When asked whether X-rays and CT scans so far have indicated any signs of pneumonia or damage to the lungs, Conley noted: "We're tracking all of that. There's some expected findings, but nothing of any major clinical concern."

Conley declined to confirm when asked whether the president was in a negative pressure room, stating: "I'm not going to get into the specifics of his care."

When asked why the president has not been wearing a face covering, Conley replied: "The president wears a mask any time he's around us and we're all wearing our N95's, full PPE [personal protective equipment]...when he'll move out into...around other people that aren't in full PPE, I assure you, as long as he's still under my care, we'll talk about him wearing a mask."

Every single person in the vehicle during that completely unnecessary Presidential “drive-by” just now has to be quarantined for 14 days. They might get sick. They may die. For political theater. Commanded by Trump to put their lives at risk for theater. This is insanity.

— Dr. James P. Phillips, MD (@DrPhillipsMD) October 4, 2020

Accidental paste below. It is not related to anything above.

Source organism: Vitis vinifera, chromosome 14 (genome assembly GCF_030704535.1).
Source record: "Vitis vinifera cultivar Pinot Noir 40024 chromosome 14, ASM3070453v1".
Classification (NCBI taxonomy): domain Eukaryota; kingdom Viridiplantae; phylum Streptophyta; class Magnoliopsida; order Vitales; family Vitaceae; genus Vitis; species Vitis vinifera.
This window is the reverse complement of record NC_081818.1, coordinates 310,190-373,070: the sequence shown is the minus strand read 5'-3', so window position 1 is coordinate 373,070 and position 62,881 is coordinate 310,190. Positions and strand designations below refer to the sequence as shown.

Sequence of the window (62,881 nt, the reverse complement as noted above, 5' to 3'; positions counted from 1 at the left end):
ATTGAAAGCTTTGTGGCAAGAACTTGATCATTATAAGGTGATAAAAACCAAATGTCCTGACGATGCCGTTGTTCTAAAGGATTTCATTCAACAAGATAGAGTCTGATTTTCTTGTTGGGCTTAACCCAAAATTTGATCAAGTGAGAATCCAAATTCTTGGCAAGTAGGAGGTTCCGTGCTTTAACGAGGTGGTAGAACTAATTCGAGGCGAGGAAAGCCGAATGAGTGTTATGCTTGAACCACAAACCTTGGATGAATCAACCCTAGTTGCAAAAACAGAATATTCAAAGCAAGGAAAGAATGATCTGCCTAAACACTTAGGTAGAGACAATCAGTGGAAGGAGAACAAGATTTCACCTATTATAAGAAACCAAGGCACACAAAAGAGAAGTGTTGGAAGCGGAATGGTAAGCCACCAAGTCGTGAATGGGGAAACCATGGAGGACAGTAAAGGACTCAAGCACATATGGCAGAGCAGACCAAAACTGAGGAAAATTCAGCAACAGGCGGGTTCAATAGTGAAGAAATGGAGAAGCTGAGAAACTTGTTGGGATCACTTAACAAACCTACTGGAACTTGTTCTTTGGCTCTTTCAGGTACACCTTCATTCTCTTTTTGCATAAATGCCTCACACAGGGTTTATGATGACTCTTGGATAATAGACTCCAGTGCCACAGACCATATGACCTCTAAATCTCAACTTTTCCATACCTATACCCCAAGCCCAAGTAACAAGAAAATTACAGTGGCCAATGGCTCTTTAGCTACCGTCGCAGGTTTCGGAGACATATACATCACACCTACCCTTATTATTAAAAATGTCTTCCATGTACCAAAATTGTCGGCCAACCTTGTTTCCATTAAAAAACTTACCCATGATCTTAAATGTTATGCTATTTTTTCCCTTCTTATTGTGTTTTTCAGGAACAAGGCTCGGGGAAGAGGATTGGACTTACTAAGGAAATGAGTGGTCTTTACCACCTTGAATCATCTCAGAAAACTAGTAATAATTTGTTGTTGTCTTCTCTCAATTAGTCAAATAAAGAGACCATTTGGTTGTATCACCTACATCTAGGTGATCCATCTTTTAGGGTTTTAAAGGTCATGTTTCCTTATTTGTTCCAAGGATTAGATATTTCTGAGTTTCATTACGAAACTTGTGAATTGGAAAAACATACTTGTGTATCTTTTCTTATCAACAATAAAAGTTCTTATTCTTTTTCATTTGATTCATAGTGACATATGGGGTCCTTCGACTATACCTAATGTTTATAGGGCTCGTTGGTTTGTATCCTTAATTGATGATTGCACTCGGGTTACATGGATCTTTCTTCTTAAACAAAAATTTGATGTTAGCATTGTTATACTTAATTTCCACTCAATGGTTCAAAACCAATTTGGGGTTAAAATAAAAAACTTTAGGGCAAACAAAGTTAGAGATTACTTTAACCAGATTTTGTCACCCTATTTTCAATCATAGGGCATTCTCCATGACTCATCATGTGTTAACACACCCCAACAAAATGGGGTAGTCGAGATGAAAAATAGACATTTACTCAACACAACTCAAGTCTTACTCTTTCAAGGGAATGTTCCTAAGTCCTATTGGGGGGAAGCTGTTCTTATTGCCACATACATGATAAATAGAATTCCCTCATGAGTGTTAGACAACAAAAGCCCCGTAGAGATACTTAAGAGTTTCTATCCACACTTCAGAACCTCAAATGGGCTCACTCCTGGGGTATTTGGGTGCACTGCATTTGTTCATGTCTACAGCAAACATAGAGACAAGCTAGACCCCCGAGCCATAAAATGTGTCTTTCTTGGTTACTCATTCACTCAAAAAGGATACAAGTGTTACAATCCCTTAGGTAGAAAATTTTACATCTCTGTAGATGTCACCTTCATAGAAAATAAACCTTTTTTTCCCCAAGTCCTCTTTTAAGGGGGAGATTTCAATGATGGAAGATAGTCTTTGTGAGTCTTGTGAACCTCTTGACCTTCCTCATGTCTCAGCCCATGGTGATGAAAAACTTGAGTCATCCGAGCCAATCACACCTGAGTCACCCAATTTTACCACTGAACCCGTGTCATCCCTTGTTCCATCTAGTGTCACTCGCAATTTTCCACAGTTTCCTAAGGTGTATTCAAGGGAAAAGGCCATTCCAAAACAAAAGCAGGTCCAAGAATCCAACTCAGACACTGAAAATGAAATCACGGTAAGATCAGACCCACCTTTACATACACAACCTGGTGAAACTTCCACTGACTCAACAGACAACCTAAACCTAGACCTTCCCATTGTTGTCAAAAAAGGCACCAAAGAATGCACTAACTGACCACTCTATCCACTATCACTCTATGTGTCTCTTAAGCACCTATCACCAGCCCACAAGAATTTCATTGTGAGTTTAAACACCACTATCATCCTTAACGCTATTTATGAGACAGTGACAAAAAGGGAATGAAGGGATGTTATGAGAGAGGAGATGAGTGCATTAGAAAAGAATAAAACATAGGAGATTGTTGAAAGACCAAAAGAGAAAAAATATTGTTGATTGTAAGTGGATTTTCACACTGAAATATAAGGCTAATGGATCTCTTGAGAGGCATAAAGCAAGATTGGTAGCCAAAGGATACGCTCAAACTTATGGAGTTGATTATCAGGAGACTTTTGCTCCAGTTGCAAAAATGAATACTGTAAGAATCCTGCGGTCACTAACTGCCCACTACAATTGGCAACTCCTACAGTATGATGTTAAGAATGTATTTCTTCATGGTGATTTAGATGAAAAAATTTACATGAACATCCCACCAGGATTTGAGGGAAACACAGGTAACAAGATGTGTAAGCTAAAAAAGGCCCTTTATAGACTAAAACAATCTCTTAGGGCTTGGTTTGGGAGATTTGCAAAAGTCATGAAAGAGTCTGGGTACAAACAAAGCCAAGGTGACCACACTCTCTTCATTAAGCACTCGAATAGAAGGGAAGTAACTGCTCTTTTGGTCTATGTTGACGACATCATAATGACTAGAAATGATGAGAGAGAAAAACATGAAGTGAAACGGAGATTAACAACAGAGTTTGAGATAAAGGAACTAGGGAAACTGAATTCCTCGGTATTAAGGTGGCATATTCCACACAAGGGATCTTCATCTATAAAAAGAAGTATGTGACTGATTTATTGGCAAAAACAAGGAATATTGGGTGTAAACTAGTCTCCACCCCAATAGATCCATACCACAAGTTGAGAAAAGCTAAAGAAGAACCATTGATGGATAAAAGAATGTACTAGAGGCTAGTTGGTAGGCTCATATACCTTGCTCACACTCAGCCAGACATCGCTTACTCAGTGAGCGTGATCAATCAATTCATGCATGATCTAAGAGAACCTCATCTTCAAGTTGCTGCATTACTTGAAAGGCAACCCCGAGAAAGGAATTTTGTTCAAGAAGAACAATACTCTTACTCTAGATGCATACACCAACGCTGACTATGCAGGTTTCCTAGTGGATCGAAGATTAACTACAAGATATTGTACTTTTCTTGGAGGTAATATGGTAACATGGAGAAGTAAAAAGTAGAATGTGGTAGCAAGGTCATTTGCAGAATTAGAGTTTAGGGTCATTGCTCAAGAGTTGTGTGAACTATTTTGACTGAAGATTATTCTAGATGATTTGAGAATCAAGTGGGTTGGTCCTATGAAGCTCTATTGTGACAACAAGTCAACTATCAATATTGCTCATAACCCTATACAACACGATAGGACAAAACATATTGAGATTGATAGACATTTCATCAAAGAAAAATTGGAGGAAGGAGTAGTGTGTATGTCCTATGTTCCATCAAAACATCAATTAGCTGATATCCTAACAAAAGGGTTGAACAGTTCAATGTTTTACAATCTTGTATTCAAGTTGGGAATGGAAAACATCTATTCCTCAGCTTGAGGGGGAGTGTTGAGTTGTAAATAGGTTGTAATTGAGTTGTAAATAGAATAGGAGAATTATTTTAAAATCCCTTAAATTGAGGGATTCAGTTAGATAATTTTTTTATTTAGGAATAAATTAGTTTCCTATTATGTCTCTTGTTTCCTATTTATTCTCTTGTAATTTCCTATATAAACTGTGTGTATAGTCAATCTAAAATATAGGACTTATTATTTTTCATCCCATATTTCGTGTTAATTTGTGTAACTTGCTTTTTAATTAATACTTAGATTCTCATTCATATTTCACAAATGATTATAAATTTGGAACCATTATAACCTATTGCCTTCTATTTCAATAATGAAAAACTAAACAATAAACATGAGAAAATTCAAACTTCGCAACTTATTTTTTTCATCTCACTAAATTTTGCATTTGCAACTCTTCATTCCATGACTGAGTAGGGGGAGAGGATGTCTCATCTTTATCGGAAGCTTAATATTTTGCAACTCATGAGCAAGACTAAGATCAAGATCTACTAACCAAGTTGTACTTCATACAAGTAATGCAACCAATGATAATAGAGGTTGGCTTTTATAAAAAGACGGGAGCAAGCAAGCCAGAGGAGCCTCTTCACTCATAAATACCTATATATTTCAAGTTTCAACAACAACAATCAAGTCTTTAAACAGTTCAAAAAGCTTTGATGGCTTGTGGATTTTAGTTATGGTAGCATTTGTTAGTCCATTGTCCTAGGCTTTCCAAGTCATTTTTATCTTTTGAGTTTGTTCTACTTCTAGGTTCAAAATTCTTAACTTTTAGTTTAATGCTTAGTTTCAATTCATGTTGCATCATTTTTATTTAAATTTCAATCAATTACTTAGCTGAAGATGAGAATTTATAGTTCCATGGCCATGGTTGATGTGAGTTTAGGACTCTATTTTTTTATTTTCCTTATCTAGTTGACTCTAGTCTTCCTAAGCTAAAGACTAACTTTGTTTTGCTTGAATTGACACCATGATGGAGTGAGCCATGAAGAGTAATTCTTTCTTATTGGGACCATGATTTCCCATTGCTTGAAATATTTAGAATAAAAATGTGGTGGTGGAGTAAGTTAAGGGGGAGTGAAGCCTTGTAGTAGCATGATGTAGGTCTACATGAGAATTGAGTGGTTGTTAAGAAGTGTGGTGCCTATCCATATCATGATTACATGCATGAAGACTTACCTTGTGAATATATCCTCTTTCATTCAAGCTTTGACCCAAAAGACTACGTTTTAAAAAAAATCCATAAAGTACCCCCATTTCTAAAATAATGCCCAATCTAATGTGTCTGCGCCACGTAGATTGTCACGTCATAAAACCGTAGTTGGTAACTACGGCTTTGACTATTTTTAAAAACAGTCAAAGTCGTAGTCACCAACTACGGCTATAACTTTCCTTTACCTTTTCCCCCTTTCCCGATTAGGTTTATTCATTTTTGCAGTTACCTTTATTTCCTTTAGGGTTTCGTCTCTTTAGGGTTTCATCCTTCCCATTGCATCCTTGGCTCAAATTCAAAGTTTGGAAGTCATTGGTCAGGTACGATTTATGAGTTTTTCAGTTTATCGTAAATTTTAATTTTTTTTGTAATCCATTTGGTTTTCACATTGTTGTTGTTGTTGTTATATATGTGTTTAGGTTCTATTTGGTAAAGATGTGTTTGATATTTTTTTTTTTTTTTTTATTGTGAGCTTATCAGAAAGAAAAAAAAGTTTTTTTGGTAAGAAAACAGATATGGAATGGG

When asked by a reporter at the Sunday briefing why Conley was reluctant to disclose previously that the president had been administered with oxygen, the doctor responded: "I was trying to reflect the upbeat attitude that the team, the president, that his course of illness has had. I didn't want to give any information that might steer the course of illness in another direction and in doing so, it came off that we were trying to hide something, which wasn't necessarily true.

"The fact of the matter is he's doing really well. He is responding. As the team said, if everything continues to go well, we're going to start discharge planning back to the White House," he added.

Doctors not involved in the president's treatment have noted both dexamethasone and remdesivir can be used early on in the course of illness from COVID-19 infection to prevent it from getting worse but dexamethasone is typically used for patients whose condition have deteriorated, Reuters reported.

"The biggest question would be is there a risk of deterioration, or is he on a good trajectory?" said Dr. Amesh Adalja, an infectious disease specialist at Johns Hopkins University.